Where has George Lopez been hiding all these years?
Not Lopez the stand-up comic. We’ve watched him for decades on comedy stages and sharing his progressive views for all to see and hear.
We’re talking about the actor who gave gravitas to the otherwise exasperating “No Man’s Land” last year. He flashed something more than your average cut-up can offer, suggesting a career arc a la Kevin Costner and Pierce Brosnan.
He’s not getting older. He’s getting better.
Now, with “Walking with Herb,” Lopez expands his capabilities in one of the oddest roles to come along in a very long time. He’s a spiritual mentor trying to bring a broken man back to God. Yes, it’s a faith-based movie, one blessed with a trio of worthy stars suffocated by a script credited to an Oscar nominee -- the late Mark Medoff (“Children of a Lesser God”).
“Walking with Herb” opens badly and never fully recovers.
The main character, Joe (Edward James Olmos), is mourning the loss of his granddaughter when his computer flashes a message from God about a special assignment. Old Joe isn’t on speaking terms with the Lord at the moment. How could any Higher Power take away a precious child? His faith is shattered, so he’s understandably skeptical about the message glowing on his computer screen.
It doesn’t stop there, though. God sends so many other messages his way (along with winking animals) that it’s impossible to deny what’s happening. Richard Dawkins wouldn’t doubt God’s existence if he received half the signs sent in “Herb.”
The movie piles on the miracles early, draining the power of the main one at work -- a broken man reconnecting with his faith. There’s little dramatic heft here, an issue that intensifies as the story chugs along.
Joe is tasked with competing in a major golf tournament to inspire the nation, even though he’s well past his prime and no longer plays the sport competitively. Suddenly, he can’t miss on the green, and he’s got quite the caddy to help him.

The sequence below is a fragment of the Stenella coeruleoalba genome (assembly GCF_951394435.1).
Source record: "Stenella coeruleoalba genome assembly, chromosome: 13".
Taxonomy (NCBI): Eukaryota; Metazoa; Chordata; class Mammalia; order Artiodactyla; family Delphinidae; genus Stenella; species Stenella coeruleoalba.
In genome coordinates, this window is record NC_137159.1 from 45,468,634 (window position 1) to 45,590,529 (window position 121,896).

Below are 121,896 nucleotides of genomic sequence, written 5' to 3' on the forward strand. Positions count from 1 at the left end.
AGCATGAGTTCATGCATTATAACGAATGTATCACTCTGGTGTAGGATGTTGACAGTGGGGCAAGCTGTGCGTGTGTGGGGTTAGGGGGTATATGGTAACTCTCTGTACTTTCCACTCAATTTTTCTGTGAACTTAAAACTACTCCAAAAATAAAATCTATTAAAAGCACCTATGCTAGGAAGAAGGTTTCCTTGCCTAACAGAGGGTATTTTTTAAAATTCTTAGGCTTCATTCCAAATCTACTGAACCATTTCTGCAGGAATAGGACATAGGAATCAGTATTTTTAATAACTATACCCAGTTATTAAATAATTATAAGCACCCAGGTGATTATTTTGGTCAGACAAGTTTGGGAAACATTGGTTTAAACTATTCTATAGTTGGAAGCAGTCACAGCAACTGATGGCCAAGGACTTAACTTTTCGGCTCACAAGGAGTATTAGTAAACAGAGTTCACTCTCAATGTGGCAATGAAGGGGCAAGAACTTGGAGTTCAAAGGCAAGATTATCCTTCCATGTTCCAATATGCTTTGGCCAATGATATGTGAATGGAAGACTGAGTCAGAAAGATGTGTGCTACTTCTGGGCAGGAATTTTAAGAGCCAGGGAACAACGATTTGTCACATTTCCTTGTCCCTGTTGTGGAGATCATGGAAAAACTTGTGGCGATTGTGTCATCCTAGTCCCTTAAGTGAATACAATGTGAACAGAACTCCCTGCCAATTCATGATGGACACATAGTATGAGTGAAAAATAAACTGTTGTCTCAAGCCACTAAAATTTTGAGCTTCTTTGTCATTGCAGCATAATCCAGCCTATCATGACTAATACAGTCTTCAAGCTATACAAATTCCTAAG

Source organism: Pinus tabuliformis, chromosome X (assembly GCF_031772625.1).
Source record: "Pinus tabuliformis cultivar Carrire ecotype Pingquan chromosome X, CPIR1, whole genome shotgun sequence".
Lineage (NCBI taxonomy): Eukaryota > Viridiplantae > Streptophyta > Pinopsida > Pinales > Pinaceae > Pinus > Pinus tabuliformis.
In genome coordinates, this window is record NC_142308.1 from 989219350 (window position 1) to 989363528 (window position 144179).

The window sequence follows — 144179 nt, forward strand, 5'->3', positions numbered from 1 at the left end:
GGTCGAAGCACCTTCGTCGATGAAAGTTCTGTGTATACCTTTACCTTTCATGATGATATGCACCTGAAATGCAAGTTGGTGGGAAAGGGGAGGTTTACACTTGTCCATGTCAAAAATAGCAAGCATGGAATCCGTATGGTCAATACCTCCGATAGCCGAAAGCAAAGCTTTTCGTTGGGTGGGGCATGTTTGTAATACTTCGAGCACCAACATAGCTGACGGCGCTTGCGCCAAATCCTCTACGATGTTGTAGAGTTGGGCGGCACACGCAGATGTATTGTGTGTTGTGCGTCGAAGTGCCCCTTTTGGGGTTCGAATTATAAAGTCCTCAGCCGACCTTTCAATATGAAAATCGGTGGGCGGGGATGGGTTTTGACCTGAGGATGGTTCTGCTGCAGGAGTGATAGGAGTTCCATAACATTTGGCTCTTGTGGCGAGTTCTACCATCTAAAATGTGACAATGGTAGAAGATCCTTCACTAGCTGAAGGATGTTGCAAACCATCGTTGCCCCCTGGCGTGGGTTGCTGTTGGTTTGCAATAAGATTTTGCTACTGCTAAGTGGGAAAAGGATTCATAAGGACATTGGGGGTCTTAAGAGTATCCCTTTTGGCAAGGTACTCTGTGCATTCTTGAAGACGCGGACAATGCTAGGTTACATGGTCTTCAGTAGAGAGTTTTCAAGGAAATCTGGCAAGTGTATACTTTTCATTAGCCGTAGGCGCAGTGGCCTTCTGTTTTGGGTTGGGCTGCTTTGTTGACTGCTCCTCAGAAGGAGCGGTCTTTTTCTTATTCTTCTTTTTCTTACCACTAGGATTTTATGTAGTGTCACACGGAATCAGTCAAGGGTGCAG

Lopez, squeezed into a series of technicolor outfits that would make Rodney Dangerfield blush, co-stars as Herb. Part caddie, part spiritual mentor, Herb is there to nudge Joe along his unconventional journey.
The Mexican-American comic is a charmer here, creating smiles where none should rightly exist. He’s still handcuffed by the strained, silly dialogue that undercuts his hard work.
Here’s one quip from the film that actually exists, a comment about Joe’s tenacity in the tournament.
“He’s like a fart in a space suit. He just will not go away.”
What works beyond Lopez’s crackerjack character? “Walking with Herb” treats the main couple (Olmos and veteran actress Kathleen Quinlan) as still hopelessly in love, something we don’t see nearly enough of these days.
Quinlan, seemingly cast as the obligatory “wife” character, gets plenty of screen time to shatter that stereotype.
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Faith, and the loss of it, is a complex topic that can be handled in any number of ways. Comedy might not seem the perfect conduit, but given the right balance it’s a fine approach to take.
“Herb” tries to make us laugh, smile and tear up. Instead, we’re too often groaning to pull off any of the three.
HiT or Miss: “Walking with Herb” confirms George Lopez’s late-career movie surge. Too bad it wallows in dreadful dialogue and suspense-free storytelling.